Jane paid for the groceries and looked at the wall clock. Good. She had made it. She put the paper bag on her left hip.
“It’s not too heavy,” she said kindly to the boy who offered to help.
She batted through the door and out into the sunshine, her mind running down its list, in case she had forgotten something important.
There was a black thread tied around her right forefinger. Mike had tied it there, this morning, over the breakfast eggs. Black was for pepper. They had been out of pepper for four days.
Jane didn’t like pepper. Mike said that explained it – she wasn’t motivated. Jane said she had it written down on her shopping lists, but every time she went to market, she forgot to take the list.
So Mike had tied the black thread around her finger, telling their daughter Sally that old-fashioned methods are sometimes best, especially with an old-fashioned character like Mammy. Sally had thought Daddy was a riot.
Smiling to herself, Jane resolved that the thread would be removed at dinner with all due ceremony. Yes, she had the pepper. She was a good housekeeper, she didn’t always remember everything, but then, who did?
Jane pranced round the corner of the building into the parking lot. Her car was over there. How strange that one always remembers where one leaves a car. Memory is odd, thought Jane; maybe there are instinctive priorities.
She crossed the big lot. It had its usual complement of cars, and a few people were coming in and going out. There was a man standing beside her car – he was tucked in between Jane’s and the next one.
She walked into the slot, toward her driver’s seat, saying in her usual friendly fashion, “Excuse me?” The man shuffled and let her pass.
Then he turned and said to her startled ear, “Don’t yell, lady, or I’ll give it to you.” He was a thin, pale, red-eyed man, with a wicked-looking
knife in his hand. “Get in, lady. You drive. And do as I say.”
Nobody was noticing. A woman in blue was getting into a car at the far end of the lot. Jane didn’t yell. She said, “What do you want me to do?”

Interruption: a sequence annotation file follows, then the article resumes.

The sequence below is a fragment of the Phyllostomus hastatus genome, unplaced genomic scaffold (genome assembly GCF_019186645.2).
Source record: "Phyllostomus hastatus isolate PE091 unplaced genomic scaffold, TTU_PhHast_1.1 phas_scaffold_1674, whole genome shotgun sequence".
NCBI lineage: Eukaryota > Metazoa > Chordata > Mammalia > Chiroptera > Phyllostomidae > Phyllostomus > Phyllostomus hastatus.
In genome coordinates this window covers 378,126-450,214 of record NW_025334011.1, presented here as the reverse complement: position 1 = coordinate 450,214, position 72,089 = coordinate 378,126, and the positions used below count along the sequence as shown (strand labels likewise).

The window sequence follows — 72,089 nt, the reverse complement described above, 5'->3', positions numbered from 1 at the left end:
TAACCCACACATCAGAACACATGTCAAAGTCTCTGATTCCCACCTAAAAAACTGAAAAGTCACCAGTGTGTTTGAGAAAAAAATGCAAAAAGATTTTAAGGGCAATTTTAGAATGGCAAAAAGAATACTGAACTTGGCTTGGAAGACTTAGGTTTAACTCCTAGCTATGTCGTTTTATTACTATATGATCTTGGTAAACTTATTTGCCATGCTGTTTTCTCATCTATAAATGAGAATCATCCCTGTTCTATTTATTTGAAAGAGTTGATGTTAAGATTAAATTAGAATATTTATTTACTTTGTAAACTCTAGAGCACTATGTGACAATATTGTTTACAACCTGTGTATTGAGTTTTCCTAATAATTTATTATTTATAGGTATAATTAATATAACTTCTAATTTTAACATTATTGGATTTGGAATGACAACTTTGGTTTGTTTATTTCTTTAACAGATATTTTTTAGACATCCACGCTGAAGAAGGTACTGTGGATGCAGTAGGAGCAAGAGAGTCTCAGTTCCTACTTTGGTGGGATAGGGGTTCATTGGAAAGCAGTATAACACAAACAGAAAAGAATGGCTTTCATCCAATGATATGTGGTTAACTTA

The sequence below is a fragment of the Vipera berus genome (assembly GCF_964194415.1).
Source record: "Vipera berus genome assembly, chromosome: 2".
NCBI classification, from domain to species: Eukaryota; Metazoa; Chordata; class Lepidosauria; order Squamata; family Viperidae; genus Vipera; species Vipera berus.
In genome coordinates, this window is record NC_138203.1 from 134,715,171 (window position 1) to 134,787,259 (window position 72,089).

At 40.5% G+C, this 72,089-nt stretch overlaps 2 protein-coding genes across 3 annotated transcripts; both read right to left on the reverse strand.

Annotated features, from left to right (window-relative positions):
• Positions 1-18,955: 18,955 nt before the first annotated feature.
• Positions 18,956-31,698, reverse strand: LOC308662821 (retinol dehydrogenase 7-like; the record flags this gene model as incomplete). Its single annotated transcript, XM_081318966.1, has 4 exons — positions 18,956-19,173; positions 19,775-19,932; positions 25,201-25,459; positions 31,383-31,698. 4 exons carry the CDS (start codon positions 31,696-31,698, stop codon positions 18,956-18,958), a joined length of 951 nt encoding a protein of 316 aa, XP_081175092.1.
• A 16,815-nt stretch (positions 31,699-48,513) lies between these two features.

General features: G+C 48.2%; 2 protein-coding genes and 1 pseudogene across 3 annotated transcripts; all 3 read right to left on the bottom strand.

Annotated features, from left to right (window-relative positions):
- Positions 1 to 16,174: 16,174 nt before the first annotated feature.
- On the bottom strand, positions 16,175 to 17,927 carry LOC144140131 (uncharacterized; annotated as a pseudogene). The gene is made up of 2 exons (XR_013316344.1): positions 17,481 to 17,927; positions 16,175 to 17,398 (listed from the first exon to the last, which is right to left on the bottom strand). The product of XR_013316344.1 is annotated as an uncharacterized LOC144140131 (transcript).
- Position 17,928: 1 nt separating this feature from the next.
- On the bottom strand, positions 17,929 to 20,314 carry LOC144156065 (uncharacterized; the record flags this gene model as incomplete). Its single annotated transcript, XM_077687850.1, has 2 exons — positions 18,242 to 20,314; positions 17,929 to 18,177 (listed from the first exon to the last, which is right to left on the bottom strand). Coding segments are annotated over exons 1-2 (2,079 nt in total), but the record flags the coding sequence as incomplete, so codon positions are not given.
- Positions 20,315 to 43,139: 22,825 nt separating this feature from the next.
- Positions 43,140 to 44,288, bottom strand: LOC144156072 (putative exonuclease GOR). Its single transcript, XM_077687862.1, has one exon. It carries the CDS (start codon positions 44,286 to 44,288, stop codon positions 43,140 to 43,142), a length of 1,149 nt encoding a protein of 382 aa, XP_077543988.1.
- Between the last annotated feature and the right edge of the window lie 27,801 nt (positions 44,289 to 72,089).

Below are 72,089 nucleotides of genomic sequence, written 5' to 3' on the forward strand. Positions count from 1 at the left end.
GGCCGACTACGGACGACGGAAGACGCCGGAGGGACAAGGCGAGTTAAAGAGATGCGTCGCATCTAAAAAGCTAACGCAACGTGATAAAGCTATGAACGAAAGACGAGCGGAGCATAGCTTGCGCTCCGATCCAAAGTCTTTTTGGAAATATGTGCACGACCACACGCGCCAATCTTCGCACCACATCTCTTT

“I said do as I say. Drive. I’m getting out of here. I said drive.”
Jane was remembering, as clear as bells ringing, everything that was really important. She pushed the bag against the car, lifting her knee under it. She put her right hand down into it. She scrabbled inside, watching him. He looked miserable, more frightened than she – but dangerous.
Jane said, “I’ve got to find my keys, don’t I?”
“Hurry up.” The knife was pointed at her stomach. He didn’t care; she could see that.
And an automobile is not important – not as important as a life.
Jane said, “I’ll give you the keys. You want the car, don’t you? Take it.”
“Nope. Nope. Get in, lady. I’m not leaving you behind. You’d call the cops.”
“That’s right,” she said. “I would.”
Jane widened her eyes, holding his gaze. Her thumb had to be strong enough. She felt it scrape past sharp metal and lose skin. “Hah,” she grunted in triumph.
She pulled her hand out of the bag and threw pepper out of the now-open can straight into his eyes. Then Jane hurled herself to the ground.
The man screamed, lunged, tripped over her body, fell, screamed again. Jane crawled out of the parking slot, somehow, anyhow, around him, over him, then out and free.
People had stopped in their tracks, a few on the sidewalk, the few who were getting in or out of cars. Jane ran. A man stepped into her way and said, “What’s the matter with him?